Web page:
The Bell Jar
How we cite our quotes:
[Constantin] had what no American man I've ever met has had, and that's intuition. (7.1)
In contrast to Buddy, Constantin attracts Esther because he's got something called "intuition." While Constantin isn't necessarily more attractive than Buddy, Esther feels like she can be honest with Constantin. It helps that Constantin is just as repelled by Mrs. Willard as Esther is.
The main point of the article ["In Defense of Chastity"] was that a man's world is different from a woman's world and a man's emotions are different from a woman's emotions and only marriage can bring the two worlds and the two different sets of emotions together properly [...] This woman lawyer said the best men wanted to be pure for their wives, and even if they weren't pure, they wanted to be the ones to teach their wives about sex. (7.44-5)
This article spells out the prevailing attitude toward sexuality at the time. While it seems to defend chastity, the article actually promotes the idea that the real difference between men and women is that women have to stay pure, and men do not. The best men stay pure, other men aren't, but regardless of whether they're pure or not, all men want virginal wives. Women, on the other hand, have to stay pure no matter what.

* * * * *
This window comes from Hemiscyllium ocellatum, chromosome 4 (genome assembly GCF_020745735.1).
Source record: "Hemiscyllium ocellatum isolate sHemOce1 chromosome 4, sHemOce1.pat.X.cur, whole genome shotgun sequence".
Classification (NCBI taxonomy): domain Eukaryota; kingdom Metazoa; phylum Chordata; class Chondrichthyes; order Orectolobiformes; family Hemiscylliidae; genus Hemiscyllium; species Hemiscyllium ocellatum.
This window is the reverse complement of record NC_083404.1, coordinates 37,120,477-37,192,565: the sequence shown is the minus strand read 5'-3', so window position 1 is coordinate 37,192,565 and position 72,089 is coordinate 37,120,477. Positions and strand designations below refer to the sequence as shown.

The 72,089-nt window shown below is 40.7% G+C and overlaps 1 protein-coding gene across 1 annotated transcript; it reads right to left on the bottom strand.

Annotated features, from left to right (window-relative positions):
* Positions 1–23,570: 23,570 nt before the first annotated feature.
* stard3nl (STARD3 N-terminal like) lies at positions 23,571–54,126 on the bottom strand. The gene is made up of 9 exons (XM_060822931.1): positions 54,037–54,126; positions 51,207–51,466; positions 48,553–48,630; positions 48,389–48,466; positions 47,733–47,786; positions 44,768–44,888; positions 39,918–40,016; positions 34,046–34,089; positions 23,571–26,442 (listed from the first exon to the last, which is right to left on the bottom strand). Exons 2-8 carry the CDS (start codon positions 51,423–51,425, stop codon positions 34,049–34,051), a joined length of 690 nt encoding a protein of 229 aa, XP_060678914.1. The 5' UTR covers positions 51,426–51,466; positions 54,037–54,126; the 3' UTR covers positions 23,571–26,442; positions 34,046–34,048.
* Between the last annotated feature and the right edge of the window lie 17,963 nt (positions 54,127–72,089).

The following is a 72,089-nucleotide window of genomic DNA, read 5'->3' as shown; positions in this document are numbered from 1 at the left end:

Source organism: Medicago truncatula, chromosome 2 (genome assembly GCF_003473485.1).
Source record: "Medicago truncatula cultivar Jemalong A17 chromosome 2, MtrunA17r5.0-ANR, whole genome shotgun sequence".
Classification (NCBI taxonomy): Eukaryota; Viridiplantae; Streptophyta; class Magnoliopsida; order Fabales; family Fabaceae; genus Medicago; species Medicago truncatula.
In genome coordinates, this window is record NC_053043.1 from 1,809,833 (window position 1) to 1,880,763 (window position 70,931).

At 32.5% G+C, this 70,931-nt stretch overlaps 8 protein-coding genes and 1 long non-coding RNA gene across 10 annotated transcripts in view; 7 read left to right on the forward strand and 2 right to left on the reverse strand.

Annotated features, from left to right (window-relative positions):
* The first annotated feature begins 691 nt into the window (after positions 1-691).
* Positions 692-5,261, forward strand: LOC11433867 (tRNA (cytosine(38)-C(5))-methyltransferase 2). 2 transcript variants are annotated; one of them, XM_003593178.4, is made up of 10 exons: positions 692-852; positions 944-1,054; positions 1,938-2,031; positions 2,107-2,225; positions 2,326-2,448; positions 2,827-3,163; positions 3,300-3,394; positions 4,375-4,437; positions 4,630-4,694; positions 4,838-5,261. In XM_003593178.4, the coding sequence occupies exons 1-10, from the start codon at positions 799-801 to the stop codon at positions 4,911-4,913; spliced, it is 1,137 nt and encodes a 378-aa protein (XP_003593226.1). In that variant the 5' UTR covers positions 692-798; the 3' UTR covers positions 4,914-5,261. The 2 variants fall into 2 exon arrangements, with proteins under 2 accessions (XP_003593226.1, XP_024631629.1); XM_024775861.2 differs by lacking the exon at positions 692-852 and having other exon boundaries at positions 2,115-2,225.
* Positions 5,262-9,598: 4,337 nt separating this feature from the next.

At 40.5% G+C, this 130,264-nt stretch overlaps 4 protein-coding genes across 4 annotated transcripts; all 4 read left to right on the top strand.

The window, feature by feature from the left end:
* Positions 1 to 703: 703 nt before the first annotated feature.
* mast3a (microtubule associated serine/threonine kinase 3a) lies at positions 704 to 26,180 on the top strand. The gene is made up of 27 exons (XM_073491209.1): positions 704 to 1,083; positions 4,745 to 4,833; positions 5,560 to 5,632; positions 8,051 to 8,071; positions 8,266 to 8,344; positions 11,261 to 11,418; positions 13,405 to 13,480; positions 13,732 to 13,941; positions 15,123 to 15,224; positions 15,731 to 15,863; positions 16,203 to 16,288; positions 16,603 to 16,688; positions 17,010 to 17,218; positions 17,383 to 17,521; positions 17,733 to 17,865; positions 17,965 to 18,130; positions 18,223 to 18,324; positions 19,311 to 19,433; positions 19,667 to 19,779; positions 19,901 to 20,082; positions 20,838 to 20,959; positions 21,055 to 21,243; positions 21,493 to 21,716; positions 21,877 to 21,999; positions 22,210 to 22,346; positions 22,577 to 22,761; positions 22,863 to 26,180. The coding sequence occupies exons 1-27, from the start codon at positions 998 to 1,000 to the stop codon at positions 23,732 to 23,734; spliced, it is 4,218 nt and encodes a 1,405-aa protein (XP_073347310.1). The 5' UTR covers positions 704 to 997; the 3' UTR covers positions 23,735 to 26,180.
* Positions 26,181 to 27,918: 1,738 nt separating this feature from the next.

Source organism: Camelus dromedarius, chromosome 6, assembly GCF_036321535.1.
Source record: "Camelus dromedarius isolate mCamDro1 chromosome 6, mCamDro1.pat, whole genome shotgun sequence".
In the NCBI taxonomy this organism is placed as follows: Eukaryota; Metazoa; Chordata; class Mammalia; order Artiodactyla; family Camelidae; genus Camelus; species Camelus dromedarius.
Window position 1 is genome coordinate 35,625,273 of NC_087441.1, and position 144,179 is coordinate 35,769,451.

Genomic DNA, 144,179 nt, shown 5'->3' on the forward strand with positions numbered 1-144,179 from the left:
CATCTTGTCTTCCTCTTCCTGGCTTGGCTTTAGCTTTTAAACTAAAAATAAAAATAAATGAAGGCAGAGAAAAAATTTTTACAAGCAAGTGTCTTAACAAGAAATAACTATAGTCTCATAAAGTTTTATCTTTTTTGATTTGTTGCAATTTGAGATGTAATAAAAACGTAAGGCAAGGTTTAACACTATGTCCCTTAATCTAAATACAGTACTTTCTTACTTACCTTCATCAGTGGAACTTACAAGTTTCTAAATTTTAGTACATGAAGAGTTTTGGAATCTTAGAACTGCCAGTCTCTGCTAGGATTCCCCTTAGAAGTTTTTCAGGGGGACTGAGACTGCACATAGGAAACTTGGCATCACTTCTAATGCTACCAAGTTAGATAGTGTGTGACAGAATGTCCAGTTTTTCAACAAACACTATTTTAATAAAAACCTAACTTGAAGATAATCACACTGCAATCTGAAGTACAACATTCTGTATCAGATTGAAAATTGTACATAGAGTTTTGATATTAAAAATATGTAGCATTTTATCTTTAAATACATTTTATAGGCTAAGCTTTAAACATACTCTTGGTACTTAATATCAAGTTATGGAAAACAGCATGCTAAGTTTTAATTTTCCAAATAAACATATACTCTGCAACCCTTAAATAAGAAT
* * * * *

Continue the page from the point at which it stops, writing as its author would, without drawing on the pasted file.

Now the one thing this article didn't seem to me to consider was how a girl felt [...] I couldn't stand the idea of a woman having to have a single pure life and a man being able to have a double life, one pure and one not. (7.48)
You said it, sister. As Esther astutely points out, the article mentioned in Quote #5 above doesn't say anything about love. The article makes sexuality sound as if it's just a question of the biological or psychological difference between men and women – there's nothing about love, passion, spiritual connection, romance, or even attraction.